If there's a stargazer on your holiday shopping list, we're here to help. And you don't need to break the bank to find the perfect gift — we've compiled a list of great options, all priced under $60:
When most beginners think of astronomy, they think of telescopes. But serious sky viewers, although they may own one or more telescopes, are almost never without a pair of binoculars. Binoculars are useful in their own right, as a tool for casual observing of large swaths of sky, such as found in the Milky Way, and for viewing large astronomical objects like the Pleiades star cluster and the Andromeda Galaxy.
The most useful size of binoculars for astronomy are 7x50 and 10x50. Binoculars are described by two numbers, magnification and diameter of objectives (main lenses). So these are binoculars magnifying either seven times or 10 times, and with main lenses 50 mm in diameter. Their low magnification allows them to be handheld steadily by most people, and their 50 mm lenses gather enough light to show astronomical objects well.
What about more powerful binoculars, such as 15x70 or 20x80? These can give spectacular views, but they are not as light in weight or user-friendly as 7x50 or 10x50. Remember that binoculars have to be held above your head, and heavy binoculars get very tiring very fast. These higher magnifications require being mounted on a tripod, which makes them less convenient than smaller binoculars. [Review: Best Binoculars for 2013]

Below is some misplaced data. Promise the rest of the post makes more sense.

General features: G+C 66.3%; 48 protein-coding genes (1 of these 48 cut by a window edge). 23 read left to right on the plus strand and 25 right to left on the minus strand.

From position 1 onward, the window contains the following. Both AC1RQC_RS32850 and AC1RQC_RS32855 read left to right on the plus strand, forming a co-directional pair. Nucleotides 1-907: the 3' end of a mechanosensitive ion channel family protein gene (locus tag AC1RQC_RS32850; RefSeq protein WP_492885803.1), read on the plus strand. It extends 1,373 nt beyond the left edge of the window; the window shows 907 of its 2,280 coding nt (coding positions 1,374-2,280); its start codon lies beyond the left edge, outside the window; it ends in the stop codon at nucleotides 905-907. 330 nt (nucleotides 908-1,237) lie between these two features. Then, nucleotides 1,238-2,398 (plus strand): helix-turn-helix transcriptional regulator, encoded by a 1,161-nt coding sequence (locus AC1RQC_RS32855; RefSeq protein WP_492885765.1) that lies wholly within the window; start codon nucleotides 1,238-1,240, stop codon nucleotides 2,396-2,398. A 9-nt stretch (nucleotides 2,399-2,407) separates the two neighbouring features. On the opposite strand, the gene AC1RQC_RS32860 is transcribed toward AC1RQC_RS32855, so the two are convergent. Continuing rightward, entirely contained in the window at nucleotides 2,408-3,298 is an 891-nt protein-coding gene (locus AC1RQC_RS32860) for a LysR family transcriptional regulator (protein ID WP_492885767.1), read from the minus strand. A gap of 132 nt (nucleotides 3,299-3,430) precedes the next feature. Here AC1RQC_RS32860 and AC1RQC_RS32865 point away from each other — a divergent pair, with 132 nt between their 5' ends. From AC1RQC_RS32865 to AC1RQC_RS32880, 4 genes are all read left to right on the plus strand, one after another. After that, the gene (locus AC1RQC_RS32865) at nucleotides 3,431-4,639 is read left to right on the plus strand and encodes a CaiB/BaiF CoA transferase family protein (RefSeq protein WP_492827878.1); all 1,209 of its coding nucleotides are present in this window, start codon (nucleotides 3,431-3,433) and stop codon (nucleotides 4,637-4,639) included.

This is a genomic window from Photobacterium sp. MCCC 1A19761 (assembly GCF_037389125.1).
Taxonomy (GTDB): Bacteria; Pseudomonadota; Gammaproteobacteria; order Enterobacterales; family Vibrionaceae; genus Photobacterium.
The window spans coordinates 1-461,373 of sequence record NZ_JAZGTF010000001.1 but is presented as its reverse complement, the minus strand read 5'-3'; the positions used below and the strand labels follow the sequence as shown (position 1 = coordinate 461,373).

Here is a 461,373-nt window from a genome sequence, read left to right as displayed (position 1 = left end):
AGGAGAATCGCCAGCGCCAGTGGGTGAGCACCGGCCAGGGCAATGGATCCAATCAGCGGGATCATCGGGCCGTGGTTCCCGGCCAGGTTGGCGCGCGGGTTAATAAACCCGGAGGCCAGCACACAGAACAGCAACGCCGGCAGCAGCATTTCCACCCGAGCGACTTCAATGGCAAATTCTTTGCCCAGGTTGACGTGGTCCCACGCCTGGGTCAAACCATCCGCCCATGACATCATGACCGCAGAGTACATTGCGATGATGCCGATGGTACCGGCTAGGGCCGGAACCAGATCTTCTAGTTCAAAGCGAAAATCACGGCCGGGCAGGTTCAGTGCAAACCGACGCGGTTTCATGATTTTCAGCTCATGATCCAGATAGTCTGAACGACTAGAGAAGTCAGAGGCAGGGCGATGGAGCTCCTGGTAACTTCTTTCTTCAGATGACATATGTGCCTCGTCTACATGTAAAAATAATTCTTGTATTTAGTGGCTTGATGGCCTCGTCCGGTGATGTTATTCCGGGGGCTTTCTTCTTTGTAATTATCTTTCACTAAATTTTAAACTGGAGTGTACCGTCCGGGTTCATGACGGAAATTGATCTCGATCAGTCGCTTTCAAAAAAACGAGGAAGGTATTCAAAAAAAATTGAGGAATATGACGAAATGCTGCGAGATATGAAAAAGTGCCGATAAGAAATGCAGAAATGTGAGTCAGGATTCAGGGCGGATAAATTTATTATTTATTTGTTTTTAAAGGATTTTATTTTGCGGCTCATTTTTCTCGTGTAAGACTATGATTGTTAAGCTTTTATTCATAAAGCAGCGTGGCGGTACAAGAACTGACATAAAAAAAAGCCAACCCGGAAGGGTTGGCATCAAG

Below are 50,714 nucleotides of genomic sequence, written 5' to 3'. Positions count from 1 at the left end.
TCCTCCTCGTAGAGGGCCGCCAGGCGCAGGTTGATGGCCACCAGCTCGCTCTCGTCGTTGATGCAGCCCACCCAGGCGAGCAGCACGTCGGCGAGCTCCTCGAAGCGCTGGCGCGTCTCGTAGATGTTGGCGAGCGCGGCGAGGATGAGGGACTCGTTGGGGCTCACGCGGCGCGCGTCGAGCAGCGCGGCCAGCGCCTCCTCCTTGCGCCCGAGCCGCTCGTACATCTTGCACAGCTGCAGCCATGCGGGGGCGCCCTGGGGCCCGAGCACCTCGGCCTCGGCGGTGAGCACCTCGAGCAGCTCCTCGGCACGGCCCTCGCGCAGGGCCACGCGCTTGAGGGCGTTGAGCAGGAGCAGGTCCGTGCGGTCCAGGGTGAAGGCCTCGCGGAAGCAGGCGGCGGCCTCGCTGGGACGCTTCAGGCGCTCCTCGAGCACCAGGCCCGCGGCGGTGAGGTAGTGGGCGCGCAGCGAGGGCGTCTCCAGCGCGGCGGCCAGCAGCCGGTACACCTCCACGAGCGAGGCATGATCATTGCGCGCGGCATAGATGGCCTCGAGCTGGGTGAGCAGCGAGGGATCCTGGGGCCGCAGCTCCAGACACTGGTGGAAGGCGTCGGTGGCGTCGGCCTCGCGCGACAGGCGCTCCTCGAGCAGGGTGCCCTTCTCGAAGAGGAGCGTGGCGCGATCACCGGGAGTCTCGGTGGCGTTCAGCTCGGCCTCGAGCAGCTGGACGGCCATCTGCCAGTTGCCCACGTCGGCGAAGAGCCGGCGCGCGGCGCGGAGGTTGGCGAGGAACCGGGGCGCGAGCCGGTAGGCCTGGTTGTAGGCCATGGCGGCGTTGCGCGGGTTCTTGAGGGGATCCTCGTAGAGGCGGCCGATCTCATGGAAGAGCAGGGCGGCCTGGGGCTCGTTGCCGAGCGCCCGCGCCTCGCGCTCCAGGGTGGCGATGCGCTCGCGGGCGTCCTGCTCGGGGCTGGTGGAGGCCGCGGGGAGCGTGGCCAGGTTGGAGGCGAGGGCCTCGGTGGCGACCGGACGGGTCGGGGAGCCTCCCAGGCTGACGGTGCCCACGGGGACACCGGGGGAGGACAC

Avoid binoculars that have ruby coatings, zoom magnification, or "universal focus"; these are gimmicks that don't work well for astronomy. Look for binoculars that are fully multicoated and have BaK-4 prisms, rather than the BK-7 prisms found in cheaper binoculars.
Binoculars are also an essential aid in finding faint objects with a telescope. You use binoculars to plan out the route you will follow to "starhop" to the next object you want to view. A few minutes locating an object in binoculars will save half an hour of backbreaking agony at the telescope's finder.
Eyepieces are small magnifying glasses placed on a telescope to obtain different magnifications. Many beginners mistakenly call these "lenses" because they resemble camera lenses. Most telescopes come with one or two eyepieces, which are enough to get you started, but soon, you will want a wider field of view or more magnification.
Magnification is calculated by dividing the focal length of the telescope (typically 900 mm to 1200 mm) by the focal length of the eyepiece (typically 40 mm to 4 mm). [Best Telescopes for Beginners]
The most common eyepieces have focal lengths of 25 mm or 20 mm and provide low magnification with a fairly wide field of view. If you want more magnification, you need a shorter focal length eyepiece — typically with a 10 mm to 5 mm focal length.